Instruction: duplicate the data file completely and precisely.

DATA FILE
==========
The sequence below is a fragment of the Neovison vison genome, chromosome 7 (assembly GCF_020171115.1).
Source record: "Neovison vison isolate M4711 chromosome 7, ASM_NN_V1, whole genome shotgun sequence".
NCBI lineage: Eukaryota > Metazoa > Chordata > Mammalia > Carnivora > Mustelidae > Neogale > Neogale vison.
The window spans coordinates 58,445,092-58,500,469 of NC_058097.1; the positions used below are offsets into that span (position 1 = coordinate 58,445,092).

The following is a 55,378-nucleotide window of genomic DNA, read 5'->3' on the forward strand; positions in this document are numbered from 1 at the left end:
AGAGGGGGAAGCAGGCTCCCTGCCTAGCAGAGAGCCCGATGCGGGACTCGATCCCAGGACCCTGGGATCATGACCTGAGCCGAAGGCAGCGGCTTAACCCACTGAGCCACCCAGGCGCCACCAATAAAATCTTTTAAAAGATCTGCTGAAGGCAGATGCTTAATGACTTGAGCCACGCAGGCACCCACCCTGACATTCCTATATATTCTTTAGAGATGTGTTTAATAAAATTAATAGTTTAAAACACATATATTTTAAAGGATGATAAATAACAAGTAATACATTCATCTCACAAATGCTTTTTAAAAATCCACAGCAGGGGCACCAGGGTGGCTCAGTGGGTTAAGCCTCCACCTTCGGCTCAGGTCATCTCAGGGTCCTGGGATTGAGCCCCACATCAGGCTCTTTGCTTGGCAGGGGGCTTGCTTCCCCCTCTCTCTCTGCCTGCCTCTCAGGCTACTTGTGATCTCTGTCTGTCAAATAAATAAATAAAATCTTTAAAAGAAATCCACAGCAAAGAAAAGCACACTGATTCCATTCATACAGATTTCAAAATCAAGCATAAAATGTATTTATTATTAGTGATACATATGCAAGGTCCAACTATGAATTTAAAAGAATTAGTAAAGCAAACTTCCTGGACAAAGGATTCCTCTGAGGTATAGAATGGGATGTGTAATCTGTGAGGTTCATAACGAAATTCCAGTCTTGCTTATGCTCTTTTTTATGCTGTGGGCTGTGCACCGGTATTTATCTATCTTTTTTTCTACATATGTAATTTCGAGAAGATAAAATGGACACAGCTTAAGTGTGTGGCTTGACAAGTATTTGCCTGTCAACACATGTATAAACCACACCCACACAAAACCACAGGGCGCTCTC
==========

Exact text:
The sequence below is a fragment of the Neovison vison genome, chromosome 7 (assembly GCF_020171115.1).
Source record: "Neovison vison isolate M4711 chromosome 7, ASM_NN_V1, whole genome shotgun sequence".
NCBI lineage: Eukaryota > Metazoa > Chordata > Mammalia > Carnivora > Mustelidae > Neogale > Neogale vison.
The window spans coordinates 58,445,092-58,500,469 of NC_058097.1; the positions used below are offsets into that span (position 1 = coordinate 58,445,092).

The following is a 55,378-nucleotide window of genomic DNA, read 5'->3' on the forward strand; positions in this document are numbered from 1 at the left end:
AGAGGGGGAAGCAGGCTCCCTGCCTAGCAGAGAGCCCGATGCGGGACTCGATCCCAGGACCCTGGGATCATGACCTGAGCCGAAGGCAGCGGCTTAACCCACTGAGCCACCCAGGCGCCACCAATAAAATCTTTTAAAAGATCTGCTGAAGGCAGATGCTTAATGACTTGAGCCACGCAGGCACCCACCCTGACATTCCTATATATTCTTTAGAGATGTGTTTAATAAAATTAATAGTTTAAAACACATATATTTTAAAGGATGATAAATAACAAGTAATACATTCATCTCACAAATGCTTTTTAAAAATCCACAGCAGGGGCACCAGGGTGGCTCAGTGGGTTAAGCCTCCACCTTCGGCTCAGGTCATCTCAGGGTCCTGGGATTGAGCCCCACATCAGGCTCTTTGCTTGGCAGGGGGCTTGCTTCCCCCTCTCTCTCTGCCTGCCTCTCAGGCTACTTGTGATCTCTGTCTGTCAAATAAATAAATAAAATCTTTAAAAGAAATCCACAGCAAAGAAAAGCACACTGATTCCATTCATACAGATTTCAAAATCAAGCATAAAATGTATTTATTATTAGTGATACATATGCAAGGTCCAACTATGAATTTAAAAGAATTAGTAAAGCAAACTTCCTGGACAAAGGATTCCTCTGAGGTATAGAATGGGATGTGTAATCTGTGAGGTTCATAACGAAATTCCAGTCTTGCTTATGCTCTTTTTTATGCTGTGGGCTGTGCACCGGTATTTATCTATCTTTTTTTCTACATATGTAATTTCGAGAAGATAAAATGGACACAGCTTAAGTGTGTGGCTTGACAAGTATTTGCCTGTCAACACATGTATAAACCACACCCACACAAAACCACAGGGCGCTCTC